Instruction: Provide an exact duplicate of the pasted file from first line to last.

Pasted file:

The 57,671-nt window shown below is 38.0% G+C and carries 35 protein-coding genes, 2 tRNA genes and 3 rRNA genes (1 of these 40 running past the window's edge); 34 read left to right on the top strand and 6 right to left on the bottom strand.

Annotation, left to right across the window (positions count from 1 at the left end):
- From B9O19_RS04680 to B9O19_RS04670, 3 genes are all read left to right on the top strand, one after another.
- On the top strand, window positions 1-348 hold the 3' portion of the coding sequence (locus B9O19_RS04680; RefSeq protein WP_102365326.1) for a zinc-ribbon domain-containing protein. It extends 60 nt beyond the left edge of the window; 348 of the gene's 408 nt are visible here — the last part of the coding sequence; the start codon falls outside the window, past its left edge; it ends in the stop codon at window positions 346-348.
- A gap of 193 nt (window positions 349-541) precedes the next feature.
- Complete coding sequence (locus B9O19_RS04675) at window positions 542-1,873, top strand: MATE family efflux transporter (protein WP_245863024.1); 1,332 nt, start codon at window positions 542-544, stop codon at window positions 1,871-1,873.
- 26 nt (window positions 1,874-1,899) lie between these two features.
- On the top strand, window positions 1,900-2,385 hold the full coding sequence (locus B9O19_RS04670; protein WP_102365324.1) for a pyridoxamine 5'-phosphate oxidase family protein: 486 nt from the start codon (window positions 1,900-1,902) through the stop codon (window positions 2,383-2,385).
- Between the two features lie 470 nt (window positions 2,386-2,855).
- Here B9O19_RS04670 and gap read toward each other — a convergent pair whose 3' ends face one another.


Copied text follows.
The 57,671-nt window shown below is 38.0% G+C and carries 35 protein-coding genes, 2 tRNA genes and 3 rRNA genes (1 of these 40 running past the window's edge); 34 read left to right on the top strand and 6 right to left on the bottom strand.

Annotation, left to right across the window (positions count from 1 at the left end):
- From B9O19_RS04680 to B9O19_RS04670, 3 genes are all read left to right on the top strand, one after another.
- On the top strand, window positions 1-348 hold the 3' portion of the coding sequence (locus B9O19_RS04680; RefSeq protein WP_102365326.1) for a zinc-ribbon domain-containing protein. It extends 60 nt beyond the left edge of the window; 348 of the gene's 408 nt are visible here — the last part of the coding sequence; the start codon falls outside the window, past its left edge; it ends in the stop codon at window positions 346-348.
- A gap of 193 nt (window positions 349-541) precedes the next feature.
- Complete coding sequence (locus B9O19_RS04675) at window positions 542-1,873, top strand: MATE family efflux transporter (protein WP_245863024.1); 1,332 nt, start codon at window positions 542-544, stop codon at window positions 1,871-1,873.
- 26 nt (window positions 1,874-1,899) lie between these two features.
- On the top strand, window positions 1,900-2,385 hold the full coding sequence (locus B9O19_RS04670; protein WP_102365324.1) for a pyridoxamine 5'-phosphate oxidase family protein: 486 nt from the start codon (window positions 1,900-1,902) through the stop codon (window positions 2,383-2,385).
- Between the two features lie 470 nt (window positions 2,386-2,855).
- Here B9O19_RS04670 and gap read toward each other — a convergent pair whose 3' ends face one another.